Curious how the study authors controlled for such things, but assured by the article that they had, I flipped over to the study itself. It didn't take long for me to realize this was yet another example of bad journalism mucking about with a half decent study.
The article starts like this:
Although the American Academy of Pediatrics (AAP) strongly discourages spanking, at leasthalf of parents admit to physically punishing their children. Some research suggests that as many as 70-90 percent of mothers have resorted to spanking at one time or another. Anew study published in the journal Pediatrics may cause parents to think more carefully before laying a hand on their little ones.However, the study states:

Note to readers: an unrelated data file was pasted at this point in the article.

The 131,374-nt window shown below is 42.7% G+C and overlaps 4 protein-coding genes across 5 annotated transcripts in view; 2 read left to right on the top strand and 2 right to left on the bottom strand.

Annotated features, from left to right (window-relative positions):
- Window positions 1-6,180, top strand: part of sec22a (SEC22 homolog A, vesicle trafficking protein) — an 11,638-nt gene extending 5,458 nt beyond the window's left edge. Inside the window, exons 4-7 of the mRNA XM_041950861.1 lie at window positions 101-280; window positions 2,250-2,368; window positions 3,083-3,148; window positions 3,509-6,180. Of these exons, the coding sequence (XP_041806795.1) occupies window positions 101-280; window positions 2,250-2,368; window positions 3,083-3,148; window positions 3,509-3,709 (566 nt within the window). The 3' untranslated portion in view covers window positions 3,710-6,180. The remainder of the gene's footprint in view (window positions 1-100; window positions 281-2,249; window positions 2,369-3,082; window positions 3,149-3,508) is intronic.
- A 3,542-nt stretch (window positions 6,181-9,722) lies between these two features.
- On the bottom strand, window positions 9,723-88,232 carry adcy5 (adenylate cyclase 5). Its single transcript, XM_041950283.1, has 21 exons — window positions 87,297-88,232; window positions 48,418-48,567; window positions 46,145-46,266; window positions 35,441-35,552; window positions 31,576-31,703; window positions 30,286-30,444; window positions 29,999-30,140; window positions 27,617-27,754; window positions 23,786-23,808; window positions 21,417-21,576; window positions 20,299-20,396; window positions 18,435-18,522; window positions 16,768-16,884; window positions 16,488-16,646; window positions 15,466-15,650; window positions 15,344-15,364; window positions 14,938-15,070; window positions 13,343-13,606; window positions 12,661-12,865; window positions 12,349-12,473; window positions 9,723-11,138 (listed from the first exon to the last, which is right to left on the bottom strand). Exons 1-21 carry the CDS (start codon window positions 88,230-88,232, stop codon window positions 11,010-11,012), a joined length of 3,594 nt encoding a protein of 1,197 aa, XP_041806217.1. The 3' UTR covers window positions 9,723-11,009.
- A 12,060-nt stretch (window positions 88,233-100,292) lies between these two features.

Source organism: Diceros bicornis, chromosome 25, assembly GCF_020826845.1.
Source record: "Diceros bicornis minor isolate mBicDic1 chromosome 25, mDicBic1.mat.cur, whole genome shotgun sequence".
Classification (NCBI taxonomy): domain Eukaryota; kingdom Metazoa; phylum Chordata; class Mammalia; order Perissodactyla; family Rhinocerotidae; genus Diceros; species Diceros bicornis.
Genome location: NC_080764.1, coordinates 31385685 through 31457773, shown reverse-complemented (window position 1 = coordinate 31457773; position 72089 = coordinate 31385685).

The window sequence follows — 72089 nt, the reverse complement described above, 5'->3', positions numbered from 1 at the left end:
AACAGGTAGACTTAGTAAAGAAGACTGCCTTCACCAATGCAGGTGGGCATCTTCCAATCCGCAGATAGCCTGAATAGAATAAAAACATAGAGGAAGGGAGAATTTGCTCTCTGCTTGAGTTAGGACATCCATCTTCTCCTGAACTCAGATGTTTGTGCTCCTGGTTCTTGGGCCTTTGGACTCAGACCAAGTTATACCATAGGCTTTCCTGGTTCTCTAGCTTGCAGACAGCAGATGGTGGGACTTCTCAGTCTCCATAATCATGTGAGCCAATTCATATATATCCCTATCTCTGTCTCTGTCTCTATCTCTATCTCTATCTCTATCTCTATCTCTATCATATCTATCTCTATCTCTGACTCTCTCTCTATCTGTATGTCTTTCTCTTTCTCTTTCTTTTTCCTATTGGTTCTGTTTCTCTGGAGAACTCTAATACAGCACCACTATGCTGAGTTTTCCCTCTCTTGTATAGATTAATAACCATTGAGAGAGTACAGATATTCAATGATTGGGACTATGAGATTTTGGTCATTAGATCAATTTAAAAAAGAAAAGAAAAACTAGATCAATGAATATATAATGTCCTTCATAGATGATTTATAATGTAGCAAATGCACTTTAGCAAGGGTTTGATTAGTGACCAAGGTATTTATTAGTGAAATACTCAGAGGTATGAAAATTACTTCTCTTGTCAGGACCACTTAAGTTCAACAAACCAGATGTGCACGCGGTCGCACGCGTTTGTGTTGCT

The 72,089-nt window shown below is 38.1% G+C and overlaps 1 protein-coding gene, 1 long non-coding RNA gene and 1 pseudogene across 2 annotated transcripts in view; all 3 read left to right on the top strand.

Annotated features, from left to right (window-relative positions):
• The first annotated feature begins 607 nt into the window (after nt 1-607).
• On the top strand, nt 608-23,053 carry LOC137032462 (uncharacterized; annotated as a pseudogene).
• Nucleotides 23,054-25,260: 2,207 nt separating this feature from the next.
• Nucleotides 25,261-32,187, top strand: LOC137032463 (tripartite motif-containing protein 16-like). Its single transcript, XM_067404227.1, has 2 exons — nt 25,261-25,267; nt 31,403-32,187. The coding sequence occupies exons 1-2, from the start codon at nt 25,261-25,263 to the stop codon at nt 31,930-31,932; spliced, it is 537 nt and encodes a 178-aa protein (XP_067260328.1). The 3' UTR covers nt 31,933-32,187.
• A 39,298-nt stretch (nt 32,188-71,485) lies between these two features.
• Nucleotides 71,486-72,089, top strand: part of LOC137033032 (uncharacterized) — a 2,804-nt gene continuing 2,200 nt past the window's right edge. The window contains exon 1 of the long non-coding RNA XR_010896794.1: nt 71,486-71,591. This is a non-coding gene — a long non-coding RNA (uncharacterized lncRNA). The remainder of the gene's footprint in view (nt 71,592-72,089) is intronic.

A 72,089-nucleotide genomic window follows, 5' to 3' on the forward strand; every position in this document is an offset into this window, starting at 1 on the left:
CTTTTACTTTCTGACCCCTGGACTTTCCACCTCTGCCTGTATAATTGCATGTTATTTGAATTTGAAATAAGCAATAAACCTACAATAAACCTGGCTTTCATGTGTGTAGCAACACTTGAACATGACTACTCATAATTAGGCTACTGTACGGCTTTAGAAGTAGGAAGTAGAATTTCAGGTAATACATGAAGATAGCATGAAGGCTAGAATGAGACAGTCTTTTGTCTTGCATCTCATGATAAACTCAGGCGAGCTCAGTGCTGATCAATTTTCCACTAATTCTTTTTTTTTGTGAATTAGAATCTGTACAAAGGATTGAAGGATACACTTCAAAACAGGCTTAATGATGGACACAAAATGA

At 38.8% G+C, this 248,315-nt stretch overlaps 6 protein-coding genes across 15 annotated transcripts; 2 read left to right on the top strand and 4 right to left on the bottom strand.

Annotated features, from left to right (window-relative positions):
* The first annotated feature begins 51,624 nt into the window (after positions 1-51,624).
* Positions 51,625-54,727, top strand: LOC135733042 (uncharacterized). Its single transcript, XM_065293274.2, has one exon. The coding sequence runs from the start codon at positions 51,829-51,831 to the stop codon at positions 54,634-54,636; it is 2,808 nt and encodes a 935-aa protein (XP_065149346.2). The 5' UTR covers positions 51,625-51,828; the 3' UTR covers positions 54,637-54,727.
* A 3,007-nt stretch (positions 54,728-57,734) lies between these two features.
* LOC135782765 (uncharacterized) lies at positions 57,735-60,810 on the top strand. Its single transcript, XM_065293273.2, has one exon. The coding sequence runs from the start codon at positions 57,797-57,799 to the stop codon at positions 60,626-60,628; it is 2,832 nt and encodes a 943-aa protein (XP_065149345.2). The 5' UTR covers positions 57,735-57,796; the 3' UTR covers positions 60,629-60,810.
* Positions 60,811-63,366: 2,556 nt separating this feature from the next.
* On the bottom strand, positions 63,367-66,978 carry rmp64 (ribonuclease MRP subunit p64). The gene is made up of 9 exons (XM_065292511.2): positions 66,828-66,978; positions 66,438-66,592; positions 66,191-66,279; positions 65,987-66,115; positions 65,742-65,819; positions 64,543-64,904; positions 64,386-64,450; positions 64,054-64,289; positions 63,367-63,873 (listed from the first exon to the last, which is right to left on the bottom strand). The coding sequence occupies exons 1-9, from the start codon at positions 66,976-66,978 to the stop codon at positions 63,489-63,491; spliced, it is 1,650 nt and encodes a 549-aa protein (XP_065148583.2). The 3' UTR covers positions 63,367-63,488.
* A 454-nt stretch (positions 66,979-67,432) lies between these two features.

Physical punishment was assessed with the question, “As a child how often were you ever pushed, grabbed, shoved, slapped or hit by your parents or any adult living in your house?” Respondents who reported an answer of“sometimes” or greater to this event were considered as having experienced harsh physical punishment. The term harsh physical punishment was used for this study because the measure includes acts of physical force beyond slapping, which some may consider more severe than “customary” physical punishment (ie, spanking).So the study specifically excluded "customary" physical punishment when it assessed the effects on future mental illness....which pretty much completely contradicts the headline. I also doubt this is what 70-90% of mother's are admitting to when they spank "at one time or another".